What Is Addiction?

December 29, 2022
|
Categories: Addictions
||
0 min read
Phinity Therapy Twitter AccountPhinity Therapy Facebook AccountPhinity Therapy Instagram AccountPhinity Therapy Youtube AccountPhinity Therapy Linkedin AccountPhinity Therapy TikTok AccountPhinity Therapy Reddit Account
Follow Us
Phinity Therapy Twitter AccountPhinity Therapy Facebook AccountPhinity Therapy Instagram AccountPhinity Therapy Youtube AccountPhinity Therapy Linkedin AccountPhinity Therapy TikTok AccountPhinity Therapy Reddit Account

Types Of Addiction

We have all likely heard the word ‘addict’ and have a sense of what it means.  We’ve probably used it to describe ourselves or others, for example, you might think of yourself as a ‘tv addict’

But what is addiction?

Addiction relates to addicting behaviour.  This is when we can’t control ourselves from doing or using something to the extent that it becomes harmful to us.

People with addictions can experience any number of them.  There are chemical ones, for example alcohol addiction, drug abuse, and other addictive substances (like solvents and cigarettes).  There are also behavioural addictions like gambling, and pornography.  But addiction can also happen with things that we might not expect.

Believe it or not, people can become addicted to work.  This benign form can lead to problems too.  Indeed, addiction to work can strain relationships because of the lack of time and attention with loved ones.  This addiction can also lead to mental health problems, like stress, burnout, low mood, and anxiety.  There are also impacts to physical health, with issues such as fatigue, exhaustion, and even death (stress being the ‘silent killer’).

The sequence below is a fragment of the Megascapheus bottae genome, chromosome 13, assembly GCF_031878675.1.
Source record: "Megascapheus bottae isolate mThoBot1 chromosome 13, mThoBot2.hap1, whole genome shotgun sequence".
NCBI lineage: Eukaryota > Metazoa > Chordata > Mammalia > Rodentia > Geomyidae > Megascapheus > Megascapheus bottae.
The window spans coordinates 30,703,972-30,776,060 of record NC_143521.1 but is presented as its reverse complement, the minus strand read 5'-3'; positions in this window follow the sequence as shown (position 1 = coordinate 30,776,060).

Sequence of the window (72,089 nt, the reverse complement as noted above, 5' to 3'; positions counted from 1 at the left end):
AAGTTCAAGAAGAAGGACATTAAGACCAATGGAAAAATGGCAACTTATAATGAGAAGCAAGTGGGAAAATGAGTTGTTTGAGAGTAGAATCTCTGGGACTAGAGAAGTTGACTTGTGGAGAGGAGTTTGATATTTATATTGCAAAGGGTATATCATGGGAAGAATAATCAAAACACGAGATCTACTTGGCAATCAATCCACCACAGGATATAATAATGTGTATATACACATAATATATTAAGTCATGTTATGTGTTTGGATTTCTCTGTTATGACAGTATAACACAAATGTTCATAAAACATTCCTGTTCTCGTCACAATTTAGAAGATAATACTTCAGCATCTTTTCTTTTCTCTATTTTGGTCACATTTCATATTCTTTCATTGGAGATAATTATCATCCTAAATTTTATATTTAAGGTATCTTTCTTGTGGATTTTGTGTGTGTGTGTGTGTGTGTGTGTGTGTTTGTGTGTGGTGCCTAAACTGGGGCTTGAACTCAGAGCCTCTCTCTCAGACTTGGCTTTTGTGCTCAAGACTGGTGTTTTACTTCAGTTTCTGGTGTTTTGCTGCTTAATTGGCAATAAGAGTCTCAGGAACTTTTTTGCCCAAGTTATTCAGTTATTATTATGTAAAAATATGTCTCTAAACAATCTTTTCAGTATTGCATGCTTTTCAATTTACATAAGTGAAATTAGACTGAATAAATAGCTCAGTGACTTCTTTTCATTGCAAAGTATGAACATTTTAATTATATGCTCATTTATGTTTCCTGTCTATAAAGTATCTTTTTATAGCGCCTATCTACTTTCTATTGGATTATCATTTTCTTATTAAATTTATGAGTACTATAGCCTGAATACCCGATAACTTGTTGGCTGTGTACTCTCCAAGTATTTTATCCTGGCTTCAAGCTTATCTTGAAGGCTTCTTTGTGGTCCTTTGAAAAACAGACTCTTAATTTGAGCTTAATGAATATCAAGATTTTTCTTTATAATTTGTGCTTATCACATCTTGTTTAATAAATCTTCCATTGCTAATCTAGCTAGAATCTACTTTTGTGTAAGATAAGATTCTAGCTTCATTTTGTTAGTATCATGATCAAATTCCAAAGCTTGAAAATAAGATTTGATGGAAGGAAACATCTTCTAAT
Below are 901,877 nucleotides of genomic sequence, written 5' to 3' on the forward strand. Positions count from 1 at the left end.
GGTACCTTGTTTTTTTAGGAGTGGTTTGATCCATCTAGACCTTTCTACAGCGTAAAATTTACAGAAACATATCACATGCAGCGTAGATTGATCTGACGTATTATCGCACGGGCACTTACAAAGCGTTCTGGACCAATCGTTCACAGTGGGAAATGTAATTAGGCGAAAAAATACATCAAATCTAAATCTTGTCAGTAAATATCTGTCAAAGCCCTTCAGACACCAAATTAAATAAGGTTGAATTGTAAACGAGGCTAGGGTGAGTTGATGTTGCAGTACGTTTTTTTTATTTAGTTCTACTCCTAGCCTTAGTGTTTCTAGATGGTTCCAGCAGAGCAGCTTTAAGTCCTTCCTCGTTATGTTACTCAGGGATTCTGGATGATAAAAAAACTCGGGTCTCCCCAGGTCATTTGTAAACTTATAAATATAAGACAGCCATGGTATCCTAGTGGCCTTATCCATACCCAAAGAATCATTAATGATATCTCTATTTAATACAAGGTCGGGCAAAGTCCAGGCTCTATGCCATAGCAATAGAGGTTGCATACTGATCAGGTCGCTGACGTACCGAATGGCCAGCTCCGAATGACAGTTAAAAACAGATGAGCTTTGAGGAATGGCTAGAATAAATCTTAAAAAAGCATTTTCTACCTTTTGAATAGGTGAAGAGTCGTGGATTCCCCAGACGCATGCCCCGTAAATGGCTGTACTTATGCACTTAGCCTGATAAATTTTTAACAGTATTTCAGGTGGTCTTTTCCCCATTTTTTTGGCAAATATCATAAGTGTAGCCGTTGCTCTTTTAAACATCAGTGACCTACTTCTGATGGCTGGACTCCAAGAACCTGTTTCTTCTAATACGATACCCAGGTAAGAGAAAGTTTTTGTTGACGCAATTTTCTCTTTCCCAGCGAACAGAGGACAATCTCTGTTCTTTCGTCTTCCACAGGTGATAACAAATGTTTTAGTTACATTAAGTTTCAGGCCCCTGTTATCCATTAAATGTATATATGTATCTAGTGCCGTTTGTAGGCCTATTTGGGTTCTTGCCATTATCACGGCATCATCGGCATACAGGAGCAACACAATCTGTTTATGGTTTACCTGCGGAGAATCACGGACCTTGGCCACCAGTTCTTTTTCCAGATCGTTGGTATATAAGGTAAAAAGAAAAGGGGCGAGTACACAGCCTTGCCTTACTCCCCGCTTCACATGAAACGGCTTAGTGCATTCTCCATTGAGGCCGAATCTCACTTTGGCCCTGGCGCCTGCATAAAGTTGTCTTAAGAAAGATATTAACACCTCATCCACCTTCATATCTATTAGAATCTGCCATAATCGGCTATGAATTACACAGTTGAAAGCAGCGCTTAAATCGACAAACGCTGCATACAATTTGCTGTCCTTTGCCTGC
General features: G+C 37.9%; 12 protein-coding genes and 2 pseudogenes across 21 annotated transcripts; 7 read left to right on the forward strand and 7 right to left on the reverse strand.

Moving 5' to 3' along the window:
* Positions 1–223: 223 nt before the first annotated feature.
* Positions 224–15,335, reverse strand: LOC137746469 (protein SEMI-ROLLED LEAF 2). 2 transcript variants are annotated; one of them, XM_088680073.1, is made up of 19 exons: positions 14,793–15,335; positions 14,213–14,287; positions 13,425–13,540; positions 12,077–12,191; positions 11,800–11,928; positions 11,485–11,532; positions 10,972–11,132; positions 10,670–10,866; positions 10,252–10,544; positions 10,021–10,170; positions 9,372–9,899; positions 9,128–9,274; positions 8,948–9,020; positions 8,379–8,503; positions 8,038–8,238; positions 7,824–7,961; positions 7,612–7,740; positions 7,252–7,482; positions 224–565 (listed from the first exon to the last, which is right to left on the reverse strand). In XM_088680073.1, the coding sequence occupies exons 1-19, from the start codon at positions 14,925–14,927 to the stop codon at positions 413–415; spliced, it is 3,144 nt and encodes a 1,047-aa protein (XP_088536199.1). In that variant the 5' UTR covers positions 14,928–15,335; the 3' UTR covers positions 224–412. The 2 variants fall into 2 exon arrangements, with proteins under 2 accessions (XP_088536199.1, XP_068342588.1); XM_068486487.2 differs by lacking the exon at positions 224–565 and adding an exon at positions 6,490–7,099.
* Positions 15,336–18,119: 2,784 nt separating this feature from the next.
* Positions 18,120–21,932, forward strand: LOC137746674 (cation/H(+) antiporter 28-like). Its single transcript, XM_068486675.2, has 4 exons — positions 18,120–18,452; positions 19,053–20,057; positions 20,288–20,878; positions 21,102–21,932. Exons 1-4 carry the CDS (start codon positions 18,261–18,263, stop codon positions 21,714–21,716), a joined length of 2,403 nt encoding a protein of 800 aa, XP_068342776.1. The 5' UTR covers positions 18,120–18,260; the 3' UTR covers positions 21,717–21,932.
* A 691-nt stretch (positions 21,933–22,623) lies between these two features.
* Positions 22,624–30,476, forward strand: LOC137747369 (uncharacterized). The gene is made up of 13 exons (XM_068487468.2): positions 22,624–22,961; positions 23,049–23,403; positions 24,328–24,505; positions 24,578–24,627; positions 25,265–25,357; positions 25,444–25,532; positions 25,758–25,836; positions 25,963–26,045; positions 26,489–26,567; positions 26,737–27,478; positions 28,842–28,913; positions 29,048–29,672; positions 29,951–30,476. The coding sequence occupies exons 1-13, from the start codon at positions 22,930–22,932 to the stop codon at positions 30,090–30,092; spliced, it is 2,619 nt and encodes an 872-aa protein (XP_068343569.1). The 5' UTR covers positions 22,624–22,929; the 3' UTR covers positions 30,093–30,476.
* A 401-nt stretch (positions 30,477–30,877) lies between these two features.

In today’s technological age there is also the risk of internet addiction, especially as we can access the internet no matter where we are.  Hours can be spent (wasted?) on social media platforms, online games, and mindless browsing – all as we neglect other important areas of our lives, living in a virtual reality, rather than the real world.

Shopping is also an addiction for many people, and may be used to fill a void because it can offer that instant dopamine hit (reward) in the brain, a buzz.  But, this high is short lived and the time spent feeling bad, guilty, ashamed, or despairing lasts much longer, especially if one lives outside their means and accrues debt. And the void remains.

How People Become Addicted

The causes are many.  Research suggests risk can relate to genetics, as well as environment.  For example, someone who has problems with substance abuse can be influenced by spending time with others who also have issues with drugs and alcohol, in part because of self-imposed or peer pressure. 

When use becomes misuse there is often a reason; drugs (like alcohol) are used to avoid life, resulting in alcohol use disorders in some people.  This can be because of psychological, emotional, or mental health issues (like stress, trauma), or material ones (for example, unemployment, poverty).

With drugs like those mentioned, we are affected mentally and physiologically and this can feel quite pleasant, relaxing, and enjoyable.  These feelings create a positive association which reinforces the behaviour.  Think Pavlov’s dogs – the bell is the drug, and the food is the high.